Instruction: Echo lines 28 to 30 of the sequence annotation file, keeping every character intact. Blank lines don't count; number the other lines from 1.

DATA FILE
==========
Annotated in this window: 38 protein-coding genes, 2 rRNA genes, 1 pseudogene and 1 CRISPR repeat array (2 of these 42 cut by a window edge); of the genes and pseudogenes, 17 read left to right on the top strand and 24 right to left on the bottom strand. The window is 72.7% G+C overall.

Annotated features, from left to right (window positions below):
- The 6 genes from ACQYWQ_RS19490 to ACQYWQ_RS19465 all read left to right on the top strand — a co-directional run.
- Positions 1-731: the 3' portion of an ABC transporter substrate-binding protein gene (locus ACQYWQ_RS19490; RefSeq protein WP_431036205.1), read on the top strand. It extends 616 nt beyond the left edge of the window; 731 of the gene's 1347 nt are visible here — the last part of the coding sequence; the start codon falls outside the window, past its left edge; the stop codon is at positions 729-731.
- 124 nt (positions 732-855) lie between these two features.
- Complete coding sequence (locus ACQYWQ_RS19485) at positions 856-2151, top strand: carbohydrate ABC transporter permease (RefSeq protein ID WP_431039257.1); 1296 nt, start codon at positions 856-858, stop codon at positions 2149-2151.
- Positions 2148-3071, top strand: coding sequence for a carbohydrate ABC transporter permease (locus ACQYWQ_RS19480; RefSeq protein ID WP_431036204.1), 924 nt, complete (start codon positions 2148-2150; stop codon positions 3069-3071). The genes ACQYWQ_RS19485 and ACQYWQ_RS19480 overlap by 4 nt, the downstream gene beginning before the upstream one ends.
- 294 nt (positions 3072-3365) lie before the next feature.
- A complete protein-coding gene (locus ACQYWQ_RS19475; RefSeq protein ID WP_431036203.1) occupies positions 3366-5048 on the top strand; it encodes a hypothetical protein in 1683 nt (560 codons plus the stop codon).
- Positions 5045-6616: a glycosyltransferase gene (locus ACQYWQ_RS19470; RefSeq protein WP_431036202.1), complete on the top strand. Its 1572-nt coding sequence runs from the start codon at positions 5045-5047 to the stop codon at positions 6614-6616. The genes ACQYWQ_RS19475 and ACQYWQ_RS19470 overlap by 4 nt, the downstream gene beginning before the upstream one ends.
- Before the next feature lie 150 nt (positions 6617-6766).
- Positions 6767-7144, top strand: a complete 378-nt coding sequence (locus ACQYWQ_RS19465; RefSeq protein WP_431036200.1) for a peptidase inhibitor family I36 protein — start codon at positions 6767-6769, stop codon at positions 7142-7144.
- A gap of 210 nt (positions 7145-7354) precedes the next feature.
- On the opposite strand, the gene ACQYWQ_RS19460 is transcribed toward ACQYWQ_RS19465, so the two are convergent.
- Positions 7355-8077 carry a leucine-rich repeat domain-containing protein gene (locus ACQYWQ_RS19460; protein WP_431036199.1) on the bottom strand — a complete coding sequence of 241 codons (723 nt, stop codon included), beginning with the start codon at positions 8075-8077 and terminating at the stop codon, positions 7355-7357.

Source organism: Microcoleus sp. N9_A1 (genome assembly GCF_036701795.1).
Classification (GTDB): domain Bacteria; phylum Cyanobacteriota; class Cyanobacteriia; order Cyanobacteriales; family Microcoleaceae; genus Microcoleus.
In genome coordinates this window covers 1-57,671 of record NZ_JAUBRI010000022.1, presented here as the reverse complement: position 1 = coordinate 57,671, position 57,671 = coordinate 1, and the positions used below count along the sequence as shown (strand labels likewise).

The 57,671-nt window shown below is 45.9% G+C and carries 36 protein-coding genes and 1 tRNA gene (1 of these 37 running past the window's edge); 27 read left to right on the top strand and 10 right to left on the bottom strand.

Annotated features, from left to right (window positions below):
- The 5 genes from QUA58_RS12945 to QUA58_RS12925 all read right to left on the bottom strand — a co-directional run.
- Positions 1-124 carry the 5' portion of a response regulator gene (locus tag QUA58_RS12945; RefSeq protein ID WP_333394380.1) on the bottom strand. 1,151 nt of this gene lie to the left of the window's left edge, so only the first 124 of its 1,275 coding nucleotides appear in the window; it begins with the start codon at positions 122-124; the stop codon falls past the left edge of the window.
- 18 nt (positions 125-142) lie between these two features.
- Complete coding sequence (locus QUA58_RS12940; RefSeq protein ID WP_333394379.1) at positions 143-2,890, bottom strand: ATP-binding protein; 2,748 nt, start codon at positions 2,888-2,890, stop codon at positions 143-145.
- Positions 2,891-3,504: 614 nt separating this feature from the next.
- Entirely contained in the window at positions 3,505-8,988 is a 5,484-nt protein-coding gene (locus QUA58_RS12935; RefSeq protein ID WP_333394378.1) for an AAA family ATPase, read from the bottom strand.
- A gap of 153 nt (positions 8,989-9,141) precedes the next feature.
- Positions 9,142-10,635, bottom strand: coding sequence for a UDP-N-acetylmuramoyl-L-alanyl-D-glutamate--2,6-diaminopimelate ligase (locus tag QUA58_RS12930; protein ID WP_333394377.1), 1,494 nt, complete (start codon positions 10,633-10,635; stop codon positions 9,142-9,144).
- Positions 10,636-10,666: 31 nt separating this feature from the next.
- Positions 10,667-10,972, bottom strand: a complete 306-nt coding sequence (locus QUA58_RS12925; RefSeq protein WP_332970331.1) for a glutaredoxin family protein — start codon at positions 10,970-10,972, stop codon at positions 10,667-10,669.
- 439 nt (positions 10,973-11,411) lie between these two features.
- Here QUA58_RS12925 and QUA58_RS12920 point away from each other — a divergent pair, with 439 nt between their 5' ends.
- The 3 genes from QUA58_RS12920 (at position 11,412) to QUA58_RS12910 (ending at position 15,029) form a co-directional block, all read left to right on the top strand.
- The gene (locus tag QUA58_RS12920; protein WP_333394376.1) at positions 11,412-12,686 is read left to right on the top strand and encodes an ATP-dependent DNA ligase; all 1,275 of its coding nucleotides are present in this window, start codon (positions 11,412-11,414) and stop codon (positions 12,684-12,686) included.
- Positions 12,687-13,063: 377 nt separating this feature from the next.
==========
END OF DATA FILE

- Positions 9,142-10,635, bottom strand: coding sequence for a UDP-N-acetylmuramoyl-L-alanyl-D-glutamate--2,6-diaminopimelate ligase (locus tag QUA58_RS12930; protein ID WP_333394377.1), 1,494 nt, complete (start codon positions 10,633-10,635; stop codon positions 9,142-9,144).
- Positions 10,636-10,666: 31 nt separating this feature from the next.
- Positions 10,667-10,972, bottom strand: a complete 306-nt coding sequence (locus QUA58_RS12925; RefSeq protein WP_332970331.1) for a glutaredoxin family protein — start codon at positions 10,970-10,972, stop codon at positions 10,667-10,669.